3. It's new, so it doesn't have a ton of lore bogging it down. Sure, it has the hundreds-of-episodes show if you really want to watch that, but they're not essential to playing in the world. It just has way less lore that you have to wrap your head around, which is a huge boon that it has over the Forgotten Realms and even Eberron.
So, yes, it's pretty standard, but it does have quite a few things about it that none of the other official 5e settings have going for them.
So, pretty much what I envisioned Wizards needed to do, or desired to do, to get away from its history.

Several folks here have said they want a 5.5/6.0 'new setting' instead of retcon's and changes to the existing ones, and this is it.

1. "Your races can be whatever."
2. "Gods dont have a direct say, so are not a problem for your race's choices/behaviors."
3. "Canon, what canon?"

Continuing to lean into this setting, would let Wizards embrace the crowd that is into a setting like that in a nice little feedback loop.

Get the merchandising group on the phone and order up some toys/books/comics/funko's, and you are good to go.
 

darjr

I crit!
So, pretty much what I envisioned Wizards needed to do, or desired to do, to get away from its history.

Several folks here have said they want a 5.5/6.0 'new setting' instead of retcon's and changes to the existing ones, and this is it.

1. "Your races can be whatever."
2. "Gods dont have a direct say, so are not a problem for your race's choices/behaviors."
3. "Canon, what canon?"

Continuing to lean into this setting, would let Wizards embrace the crowd that is into a setting like that in a nice little feedback loop.

Get the merchandising group on the phone and order up some toys/books/comics/funko's, and you are good to go.
I think the toys and such are already being done. Wizkids miniatures and toys and I thought I saw Funko figures already. Comics already and an Amazon serious.

I do think this relationship with Wizards is good for both of them and probably will continue.

Is it unique that WotC is printing this adventure while simultaneously CR's imprint is making (remaking) the Tal'Dore setting book?
 


Levistus's_Leviathan

5e Freelancer
So, pretty much what I envisioned Wizards needed to do, or desired to do, to get away from its history.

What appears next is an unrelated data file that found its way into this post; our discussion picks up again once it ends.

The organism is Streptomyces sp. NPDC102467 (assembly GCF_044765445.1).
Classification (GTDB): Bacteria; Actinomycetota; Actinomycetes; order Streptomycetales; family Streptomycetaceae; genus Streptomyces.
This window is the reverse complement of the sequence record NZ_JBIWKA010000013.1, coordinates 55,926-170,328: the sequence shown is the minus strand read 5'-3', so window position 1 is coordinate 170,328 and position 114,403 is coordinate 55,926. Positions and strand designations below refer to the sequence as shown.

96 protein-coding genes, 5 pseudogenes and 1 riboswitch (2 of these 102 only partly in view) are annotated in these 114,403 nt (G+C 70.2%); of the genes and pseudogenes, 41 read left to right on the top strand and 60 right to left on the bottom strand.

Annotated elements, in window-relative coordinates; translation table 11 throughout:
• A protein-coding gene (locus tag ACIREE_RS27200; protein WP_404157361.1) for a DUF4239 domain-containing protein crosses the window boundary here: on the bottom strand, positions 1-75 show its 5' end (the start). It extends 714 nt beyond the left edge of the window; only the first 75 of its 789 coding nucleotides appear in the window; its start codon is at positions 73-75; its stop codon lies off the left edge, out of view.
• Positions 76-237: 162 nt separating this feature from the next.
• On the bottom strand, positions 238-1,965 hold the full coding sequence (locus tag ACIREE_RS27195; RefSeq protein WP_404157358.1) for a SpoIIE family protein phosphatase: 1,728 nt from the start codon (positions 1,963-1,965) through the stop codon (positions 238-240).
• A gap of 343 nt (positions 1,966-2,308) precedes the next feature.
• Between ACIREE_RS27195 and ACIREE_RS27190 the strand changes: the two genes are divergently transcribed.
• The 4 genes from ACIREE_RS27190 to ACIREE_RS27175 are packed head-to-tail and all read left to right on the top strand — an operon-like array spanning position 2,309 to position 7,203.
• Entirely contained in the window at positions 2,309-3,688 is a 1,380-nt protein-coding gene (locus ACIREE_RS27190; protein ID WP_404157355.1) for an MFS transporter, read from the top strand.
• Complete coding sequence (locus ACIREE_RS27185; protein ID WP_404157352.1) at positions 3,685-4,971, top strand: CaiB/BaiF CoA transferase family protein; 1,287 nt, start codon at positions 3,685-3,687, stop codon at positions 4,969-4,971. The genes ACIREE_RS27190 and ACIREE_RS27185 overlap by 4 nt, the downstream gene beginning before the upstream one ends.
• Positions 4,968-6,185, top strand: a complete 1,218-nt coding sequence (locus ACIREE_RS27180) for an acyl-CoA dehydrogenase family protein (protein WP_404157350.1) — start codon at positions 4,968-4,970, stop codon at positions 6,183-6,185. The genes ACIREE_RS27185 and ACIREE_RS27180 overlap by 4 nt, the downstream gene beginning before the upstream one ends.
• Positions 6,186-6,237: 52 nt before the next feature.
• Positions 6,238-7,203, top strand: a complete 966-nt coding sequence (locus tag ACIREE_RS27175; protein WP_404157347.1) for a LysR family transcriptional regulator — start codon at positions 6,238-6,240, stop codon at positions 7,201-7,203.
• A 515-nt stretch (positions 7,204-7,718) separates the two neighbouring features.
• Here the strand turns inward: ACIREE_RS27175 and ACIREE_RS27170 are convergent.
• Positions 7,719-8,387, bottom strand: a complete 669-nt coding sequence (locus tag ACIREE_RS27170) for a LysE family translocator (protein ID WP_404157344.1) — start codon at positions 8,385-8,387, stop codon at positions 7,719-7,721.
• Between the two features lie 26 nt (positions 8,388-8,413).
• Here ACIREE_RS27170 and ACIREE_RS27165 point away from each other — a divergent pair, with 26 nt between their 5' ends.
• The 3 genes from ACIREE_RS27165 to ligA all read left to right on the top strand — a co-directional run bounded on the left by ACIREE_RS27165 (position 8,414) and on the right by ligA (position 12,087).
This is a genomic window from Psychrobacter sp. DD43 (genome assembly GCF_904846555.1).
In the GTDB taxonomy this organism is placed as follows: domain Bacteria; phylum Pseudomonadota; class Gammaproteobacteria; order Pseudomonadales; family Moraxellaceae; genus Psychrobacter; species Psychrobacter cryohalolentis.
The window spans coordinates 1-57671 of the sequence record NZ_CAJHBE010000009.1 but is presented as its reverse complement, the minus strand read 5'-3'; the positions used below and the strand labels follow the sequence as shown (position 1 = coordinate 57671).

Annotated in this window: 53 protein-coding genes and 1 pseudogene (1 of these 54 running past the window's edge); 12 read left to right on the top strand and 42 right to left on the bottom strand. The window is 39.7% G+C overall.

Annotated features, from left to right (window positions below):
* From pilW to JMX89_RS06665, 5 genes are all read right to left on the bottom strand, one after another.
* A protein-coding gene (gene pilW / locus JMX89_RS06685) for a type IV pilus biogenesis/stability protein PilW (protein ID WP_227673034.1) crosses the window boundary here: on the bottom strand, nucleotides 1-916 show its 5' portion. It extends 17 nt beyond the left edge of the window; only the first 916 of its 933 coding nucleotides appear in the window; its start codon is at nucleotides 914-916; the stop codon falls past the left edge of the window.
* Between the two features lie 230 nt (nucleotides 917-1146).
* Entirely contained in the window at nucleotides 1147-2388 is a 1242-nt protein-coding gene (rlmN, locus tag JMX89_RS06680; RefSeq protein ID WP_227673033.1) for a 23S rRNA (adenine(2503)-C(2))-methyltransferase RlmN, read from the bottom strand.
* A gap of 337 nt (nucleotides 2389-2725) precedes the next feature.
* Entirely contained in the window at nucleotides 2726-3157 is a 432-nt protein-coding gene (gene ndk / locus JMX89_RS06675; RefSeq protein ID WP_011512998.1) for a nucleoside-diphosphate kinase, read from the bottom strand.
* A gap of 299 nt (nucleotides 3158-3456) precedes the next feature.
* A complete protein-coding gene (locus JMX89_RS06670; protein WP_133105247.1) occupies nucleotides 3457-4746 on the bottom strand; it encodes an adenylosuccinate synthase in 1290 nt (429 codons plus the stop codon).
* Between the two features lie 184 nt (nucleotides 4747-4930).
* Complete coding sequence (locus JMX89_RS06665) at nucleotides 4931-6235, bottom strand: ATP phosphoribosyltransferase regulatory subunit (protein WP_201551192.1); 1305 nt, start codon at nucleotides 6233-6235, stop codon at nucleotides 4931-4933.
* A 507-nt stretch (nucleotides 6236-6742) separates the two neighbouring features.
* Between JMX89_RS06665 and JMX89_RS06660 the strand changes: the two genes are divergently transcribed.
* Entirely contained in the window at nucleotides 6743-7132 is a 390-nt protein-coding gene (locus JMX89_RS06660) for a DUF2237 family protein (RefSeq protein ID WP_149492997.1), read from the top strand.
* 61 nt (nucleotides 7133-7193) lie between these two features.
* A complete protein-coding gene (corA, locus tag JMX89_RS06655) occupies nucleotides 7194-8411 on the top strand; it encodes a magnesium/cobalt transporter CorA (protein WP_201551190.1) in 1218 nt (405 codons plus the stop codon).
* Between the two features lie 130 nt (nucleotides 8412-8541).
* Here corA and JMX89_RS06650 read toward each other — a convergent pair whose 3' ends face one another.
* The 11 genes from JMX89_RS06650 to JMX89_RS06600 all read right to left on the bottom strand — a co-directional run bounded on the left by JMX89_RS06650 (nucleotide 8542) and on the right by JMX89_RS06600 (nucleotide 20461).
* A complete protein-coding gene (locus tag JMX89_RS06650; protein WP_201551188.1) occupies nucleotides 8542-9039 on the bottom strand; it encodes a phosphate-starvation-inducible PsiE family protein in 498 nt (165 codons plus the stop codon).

And to just grow as a hobby in general.
Several folks here have said they want a 5.5/6.0 'new setting' instead of retcon's and changes to the existing ones, and this is it.
I would love a completely new setting for D&D 6e to fit the changes in lore and mechanics that are inevitably going to happen, but I don't think it's Exandria. Exandria would be great, but I don't think it's an option for this. WotC doesn't own the rights to Exandria, Critical Role does. So long as WotC doesn't have the rights to a setting, I'm 90% certain that they're not going to make that their core setting.
1. "Your races can be whatever."
2. "Gods dont have a direct say, so are not a problem for your race's choices/behaviors."
3. "Canon, what canon?"
More like this:
1. The races are (more or less) treated equally/non-problematically, as Culture/Upbringing is what makes someone evil, not their race.
2. I think that this is just an objectively good change. No one likes it when your players are supposed to be the heroes, but a literal Deus Ex Machina from the setting's gods saves the day. That's just not fun and doesn't promote good storytelling.
3. Not what I said. It doesn't have much canon, because it's new and not much info about the world exists.
Continuing to lean into this setting, would let Wizards embrace the crowd that is into a setting like that in a nice little feedback loop.

Get the merchandising group on the phone and order up some toys/books/comics/funko's, and you are good to go.
I definitely could see the relationship between Critical Role and WotC get closer and there being more collaborations in the future, but I highly doubt that they'll do much more than that.
 

Yenrak

Explorer
I would hold your reigns a bit there. The Curse of Strife for Goblinkind is problematic, and something I am guess Matt regrets at this point. It is the quintessential 'they have no choice but to be evil because of what they are' justification. When I first saw it, I found it out of place in the CR materials, and ... very interesting as I also had a similar origin for orcs, goblins, etc... in my world (the Gods didn't give them complete free will) that I have been addressing over the past few years. I've been waiting for Matt to address it more distinctly on stream.

What's the problem with the Curse of Strife?
 

Parmandur

Book-Friend
I think the toys and such are already being done. Wizkids miniatures and toys and I thought I saw Funko figures already. Comics already and an Amazon serious.

I do think this relationship with Wizards is good for both of them and probably will continue.

Is it unique that WotC is printing this adventure while simultaneously CR's imprint is making (remaking) the Tal'Dore setting book?
I mean, it is a unique relationship in the history of the game, all around. Nearest similarities I can think of are Ed Greenwood selling the Forgotten Realms, his longtime home game, based on the popularity of his magazine articles, and the Lankhmar products.
 

Remove ads

Latest threads

Remove ads

AD6_gamerati_skyscraper

Remove ads

Recent & Upcoming Releases

Top